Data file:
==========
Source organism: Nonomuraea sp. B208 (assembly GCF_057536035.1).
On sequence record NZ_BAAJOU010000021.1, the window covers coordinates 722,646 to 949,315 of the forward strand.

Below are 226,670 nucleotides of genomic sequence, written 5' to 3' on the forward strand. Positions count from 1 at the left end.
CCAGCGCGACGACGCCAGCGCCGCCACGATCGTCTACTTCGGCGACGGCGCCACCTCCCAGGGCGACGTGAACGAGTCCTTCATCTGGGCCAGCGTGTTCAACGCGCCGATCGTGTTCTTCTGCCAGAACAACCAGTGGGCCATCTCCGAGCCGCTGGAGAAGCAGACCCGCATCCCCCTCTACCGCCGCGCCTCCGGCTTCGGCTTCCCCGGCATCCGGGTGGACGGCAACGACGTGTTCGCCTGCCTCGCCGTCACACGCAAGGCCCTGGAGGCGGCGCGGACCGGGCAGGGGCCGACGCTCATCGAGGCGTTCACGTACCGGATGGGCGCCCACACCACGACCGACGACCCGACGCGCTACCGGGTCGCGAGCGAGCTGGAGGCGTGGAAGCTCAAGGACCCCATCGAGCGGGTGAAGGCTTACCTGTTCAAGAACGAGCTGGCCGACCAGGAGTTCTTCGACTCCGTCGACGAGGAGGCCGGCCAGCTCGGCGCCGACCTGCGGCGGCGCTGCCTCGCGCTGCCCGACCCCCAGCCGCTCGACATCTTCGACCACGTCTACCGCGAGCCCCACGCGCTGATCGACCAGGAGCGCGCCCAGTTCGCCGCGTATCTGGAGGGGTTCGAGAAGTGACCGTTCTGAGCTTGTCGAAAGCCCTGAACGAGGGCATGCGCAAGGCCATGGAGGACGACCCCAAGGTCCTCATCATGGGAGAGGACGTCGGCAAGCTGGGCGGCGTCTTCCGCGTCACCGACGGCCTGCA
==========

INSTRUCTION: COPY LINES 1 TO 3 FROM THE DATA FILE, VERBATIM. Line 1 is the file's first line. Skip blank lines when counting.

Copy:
Source organism: Nonomuraea sp. B208 (assembly GCF_057536035.1).
On sequence record NZ_BAAJOU010000021.1, the window covers coordinates 722,646 to 949,315 of the forward strand.

Below are 226,670 nucleotides of genomic sequence, written 5' to 3' on the forward strand. Positions count from 1 at the left end.